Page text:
We mainly focus on trying new foods.  What better time to try new things than an all-inclusive meal package?  They tried escargot (gross!), lobster, crab legs, fruit soups and more.  If they don’t like it, ok.  If they do, it gets added it to their vast pallet.  We take “No thank you bites” which mean they try it and say no thank if they don’t want more.  Try new foods.

Along with this comes table manners.  Even my three year old orders for himself and has for years.  Look at the waitress, order politely and wait patiently.  We look at how a table is set, why there are so many forks and put napkins in our laps.  At home my children set the table and having a beautifully set table is something they recognize.

Different cultures, languages and social studies

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Our children have classmates who are bi lingual but only hear them speak English in school.  When we travel, we see adults and children speak in their first languages and it’s a great learning experience.

 My son played with a little girl in the pool and neither one of them knew they were speaking different languages.  I sat and laughed watching them play in the water while joy and giggles spoke for them.

We saw different bathing suits, hair coverings, dress styles, jewelry choices and more.  Talking about differences in cultures is different than seeing it.  Both on the boat and on the islands we saw every color of skin, eye and hair color. 

They saw homes that look a lot different than ours.  Telling a child to appreciate their home and showing them a shack where children their age live is a lesson that lasts.  More is not always more and location dictates dwellings.  We don’t have brightly colored houses like the Bahamas and they don’t have snow barriers like Cleveland.  Location, location, location.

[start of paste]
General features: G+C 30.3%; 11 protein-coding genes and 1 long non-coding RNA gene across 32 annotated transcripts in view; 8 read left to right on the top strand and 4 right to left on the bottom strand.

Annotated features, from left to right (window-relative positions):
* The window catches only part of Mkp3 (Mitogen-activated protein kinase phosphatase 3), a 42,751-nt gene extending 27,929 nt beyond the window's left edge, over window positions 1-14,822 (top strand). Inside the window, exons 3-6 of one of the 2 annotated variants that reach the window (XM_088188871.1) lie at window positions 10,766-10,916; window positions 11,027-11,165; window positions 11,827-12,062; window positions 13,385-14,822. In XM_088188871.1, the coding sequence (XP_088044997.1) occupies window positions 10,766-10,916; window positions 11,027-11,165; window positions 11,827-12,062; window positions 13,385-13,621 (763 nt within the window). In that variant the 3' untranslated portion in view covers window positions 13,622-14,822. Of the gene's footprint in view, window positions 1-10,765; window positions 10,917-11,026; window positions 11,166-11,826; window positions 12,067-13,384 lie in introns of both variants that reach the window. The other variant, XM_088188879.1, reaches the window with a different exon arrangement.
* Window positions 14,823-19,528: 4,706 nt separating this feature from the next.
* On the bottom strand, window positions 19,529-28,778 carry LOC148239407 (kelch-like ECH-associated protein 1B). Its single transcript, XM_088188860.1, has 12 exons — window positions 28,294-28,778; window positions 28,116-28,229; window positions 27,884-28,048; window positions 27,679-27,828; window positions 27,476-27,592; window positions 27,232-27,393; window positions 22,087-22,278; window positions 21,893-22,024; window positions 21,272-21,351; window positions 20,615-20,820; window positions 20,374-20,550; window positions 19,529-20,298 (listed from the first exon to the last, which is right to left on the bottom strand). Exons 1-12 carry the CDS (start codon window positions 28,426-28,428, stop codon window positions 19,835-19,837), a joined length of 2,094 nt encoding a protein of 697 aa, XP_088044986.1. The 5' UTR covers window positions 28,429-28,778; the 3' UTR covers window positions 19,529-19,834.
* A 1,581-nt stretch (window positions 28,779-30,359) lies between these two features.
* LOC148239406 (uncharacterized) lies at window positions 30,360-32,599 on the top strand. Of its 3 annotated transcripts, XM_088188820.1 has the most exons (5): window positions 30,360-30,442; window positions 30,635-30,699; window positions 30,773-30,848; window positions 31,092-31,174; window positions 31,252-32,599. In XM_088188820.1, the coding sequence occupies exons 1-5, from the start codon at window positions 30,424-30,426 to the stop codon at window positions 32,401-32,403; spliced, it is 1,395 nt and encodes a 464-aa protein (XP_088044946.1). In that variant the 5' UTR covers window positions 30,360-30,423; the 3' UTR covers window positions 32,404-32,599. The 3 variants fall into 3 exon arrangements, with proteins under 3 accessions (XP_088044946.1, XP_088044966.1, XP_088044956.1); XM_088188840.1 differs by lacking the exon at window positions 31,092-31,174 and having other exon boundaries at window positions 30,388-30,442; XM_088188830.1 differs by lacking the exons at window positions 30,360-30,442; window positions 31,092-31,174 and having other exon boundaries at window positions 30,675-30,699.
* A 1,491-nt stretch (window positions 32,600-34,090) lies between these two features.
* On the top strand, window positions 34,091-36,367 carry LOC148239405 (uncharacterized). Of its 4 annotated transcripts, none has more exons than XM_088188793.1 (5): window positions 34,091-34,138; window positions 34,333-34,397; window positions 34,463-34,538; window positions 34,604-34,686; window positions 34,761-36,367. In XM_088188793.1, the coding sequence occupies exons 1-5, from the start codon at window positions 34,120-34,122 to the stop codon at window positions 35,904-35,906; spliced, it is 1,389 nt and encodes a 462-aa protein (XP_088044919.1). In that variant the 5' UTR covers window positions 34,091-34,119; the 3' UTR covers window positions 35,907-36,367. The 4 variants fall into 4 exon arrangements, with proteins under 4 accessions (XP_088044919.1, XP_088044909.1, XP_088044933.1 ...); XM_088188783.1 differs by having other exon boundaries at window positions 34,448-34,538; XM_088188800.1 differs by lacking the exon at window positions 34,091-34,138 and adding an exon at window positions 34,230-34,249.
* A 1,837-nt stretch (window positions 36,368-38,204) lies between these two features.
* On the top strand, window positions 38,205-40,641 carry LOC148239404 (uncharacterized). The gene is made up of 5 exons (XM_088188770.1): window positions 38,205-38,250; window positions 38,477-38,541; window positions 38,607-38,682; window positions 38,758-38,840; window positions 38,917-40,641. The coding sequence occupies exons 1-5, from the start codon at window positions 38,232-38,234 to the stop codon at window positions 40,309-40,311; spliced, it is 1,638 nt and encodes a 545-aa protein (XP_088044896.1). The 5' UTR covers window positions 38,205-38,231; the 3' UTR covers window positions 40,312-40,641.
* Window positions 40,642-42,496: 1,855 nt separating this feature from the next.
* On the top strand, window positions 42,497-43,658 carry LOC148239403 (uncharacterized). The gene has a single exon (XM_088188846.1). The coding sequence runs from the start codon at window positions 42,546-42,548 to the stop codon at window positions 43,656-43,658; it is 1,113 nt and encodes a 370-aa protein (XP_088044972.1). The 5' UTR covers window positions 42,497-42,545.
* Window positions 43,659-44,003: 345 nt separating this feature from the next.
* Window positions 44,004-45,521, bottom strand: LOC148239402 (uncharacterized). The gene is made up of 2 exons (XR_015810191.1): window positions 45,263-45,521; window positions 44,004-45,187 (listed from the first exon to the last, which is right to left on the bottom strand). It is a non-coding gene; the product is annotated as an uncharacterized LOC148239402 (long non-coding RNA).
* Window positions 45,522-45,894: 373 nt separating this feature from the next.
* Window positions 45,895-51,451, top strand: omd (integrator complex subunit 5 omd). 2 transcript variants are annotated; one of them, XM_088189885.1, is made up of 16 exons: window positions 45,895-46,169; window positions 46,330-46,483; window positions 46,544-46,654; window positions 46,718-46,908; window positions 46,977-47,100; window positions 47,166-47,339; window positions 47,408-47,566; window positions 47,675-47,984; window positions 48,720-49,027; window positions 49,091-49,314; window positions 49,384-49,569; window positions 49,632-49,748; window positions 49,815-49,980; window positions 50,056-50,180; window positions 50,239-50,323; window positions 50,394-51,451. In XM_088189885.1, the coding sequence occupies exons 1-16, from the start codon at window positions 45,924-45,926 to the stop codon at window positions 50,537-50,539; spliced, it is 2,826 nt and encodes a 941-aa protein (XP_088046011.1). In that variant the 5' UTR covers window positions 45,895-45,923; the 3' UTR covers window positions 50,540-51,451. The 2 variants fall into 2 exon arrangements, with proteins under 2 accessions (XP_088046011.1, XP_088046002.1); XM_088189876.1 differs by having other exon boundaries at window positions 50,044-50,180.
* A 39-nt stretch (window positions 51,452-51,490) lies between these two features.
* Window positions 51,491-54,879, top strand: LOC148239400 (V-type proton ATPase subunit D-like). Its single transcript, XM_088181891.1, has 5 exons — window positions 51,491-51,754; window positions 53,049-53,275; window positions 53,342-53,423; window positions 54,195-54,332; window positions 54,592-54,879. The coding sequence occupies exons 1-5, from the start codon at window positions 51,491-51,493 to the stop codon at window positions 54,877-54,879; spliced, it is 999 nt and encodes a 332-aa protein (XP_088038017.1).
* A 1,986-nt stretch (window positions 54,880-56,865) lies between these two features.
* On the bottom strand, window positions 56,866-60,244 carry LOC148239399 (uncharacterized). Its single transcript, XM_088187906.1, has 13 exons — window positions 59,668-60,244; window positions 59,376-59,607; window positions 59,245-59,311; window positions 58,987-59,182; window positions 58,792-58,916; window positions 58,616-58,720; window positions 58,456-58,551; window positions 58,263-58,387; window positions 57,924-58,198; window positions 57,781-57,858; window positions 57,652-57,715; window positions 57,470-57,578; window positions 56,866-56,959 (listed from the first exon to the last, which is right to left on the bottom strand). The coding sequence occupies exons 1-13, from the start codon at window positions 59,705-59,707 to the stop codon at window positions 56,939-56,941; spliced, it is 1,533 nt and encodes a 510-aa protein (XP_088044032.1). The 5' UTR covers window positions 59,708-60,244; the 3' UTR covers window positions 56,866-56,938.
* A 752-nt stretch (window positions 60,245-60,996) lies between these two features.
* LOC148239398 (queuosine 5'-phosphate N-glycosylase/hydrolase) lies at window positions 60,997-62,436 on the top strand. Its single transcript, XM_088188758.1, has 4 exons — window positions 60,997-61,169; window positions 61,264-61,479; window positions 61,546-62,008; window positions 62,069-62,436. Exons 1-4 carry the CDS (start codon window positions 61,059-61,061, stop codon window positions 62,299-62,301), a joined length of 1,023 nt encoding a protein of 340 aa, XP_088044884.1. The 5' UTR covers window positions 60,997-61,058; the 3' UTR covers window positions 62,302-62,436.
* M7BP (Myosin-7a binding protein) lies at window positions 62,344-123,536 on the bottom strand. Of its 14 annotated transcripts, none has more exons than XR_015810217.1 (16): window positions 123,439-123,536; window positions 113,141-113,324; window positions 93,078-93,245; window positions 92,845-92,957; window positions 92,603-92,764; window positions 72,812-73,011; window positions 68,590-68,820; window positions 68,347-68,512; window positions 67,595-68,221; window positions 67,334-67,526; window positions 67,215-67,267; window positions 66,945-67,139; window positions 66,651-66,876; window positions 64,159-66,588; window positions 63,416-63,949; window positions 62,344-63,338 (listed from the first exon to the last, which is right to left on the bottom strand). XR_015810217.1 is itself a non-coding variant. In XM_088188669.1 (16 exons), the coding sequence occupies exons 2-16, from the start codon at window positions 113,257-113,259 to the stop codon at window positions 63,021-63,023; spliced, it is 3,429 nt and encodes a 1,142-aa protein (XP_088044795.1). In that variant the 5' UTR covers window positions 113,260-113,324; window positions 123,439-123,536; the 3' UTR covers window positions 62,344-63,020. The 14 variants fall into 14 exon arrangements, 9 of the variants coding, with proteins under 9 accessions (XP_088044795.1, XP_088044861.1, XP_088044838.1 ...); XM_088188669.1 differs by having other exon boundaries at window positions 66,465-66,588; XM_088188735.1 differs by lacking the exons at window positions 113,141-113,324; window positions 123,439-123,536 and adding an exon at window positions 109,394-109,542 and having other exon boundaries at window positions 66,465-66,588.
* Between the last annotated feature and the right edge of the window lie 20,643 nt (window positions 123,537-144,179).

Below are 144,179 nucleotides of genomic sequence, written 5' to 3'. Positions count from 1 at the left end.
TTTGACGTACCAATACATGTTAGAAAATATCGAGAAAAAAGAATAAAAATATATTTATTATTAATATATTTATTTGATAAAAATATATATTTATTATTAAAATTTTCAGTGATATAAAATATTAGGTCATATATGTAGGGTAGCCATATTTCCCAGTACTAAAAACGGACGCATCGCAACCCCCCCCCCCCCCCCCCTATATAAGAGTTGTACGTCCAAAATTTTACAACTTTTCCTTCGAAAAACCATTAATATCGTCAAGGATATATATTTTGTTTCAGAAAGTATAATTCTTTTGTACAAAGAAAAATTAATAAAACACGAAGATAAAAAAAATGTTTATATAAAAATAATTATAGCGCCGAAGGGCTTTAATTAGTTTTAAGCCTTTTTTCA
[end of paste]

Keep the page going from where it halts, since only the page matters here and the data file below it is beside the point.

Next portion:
It was diversity at it’s best.  We rode in elevators with a swirl of languages around us.  We tried to identify where they may have been from and where in the world it was.  It was fun to problem solve and see social studies come to life.

Maps.  Maps can help teach scale (additional math lessons below).  It can teach location, direction, elevation, landmarks and more.  Wherever we travel we get a map.

Math

Math surrounds us everywhere.  Money is always an easy lesson.  Change, dollars, prices etc. are all opportunities for lessons.

We found lessons in walking the stairs when the elevators were too crowded.  How many floors till we get to where we need to go?  Addition, subtraction, counting stairs and more.  Active math can be better than paper pencil math.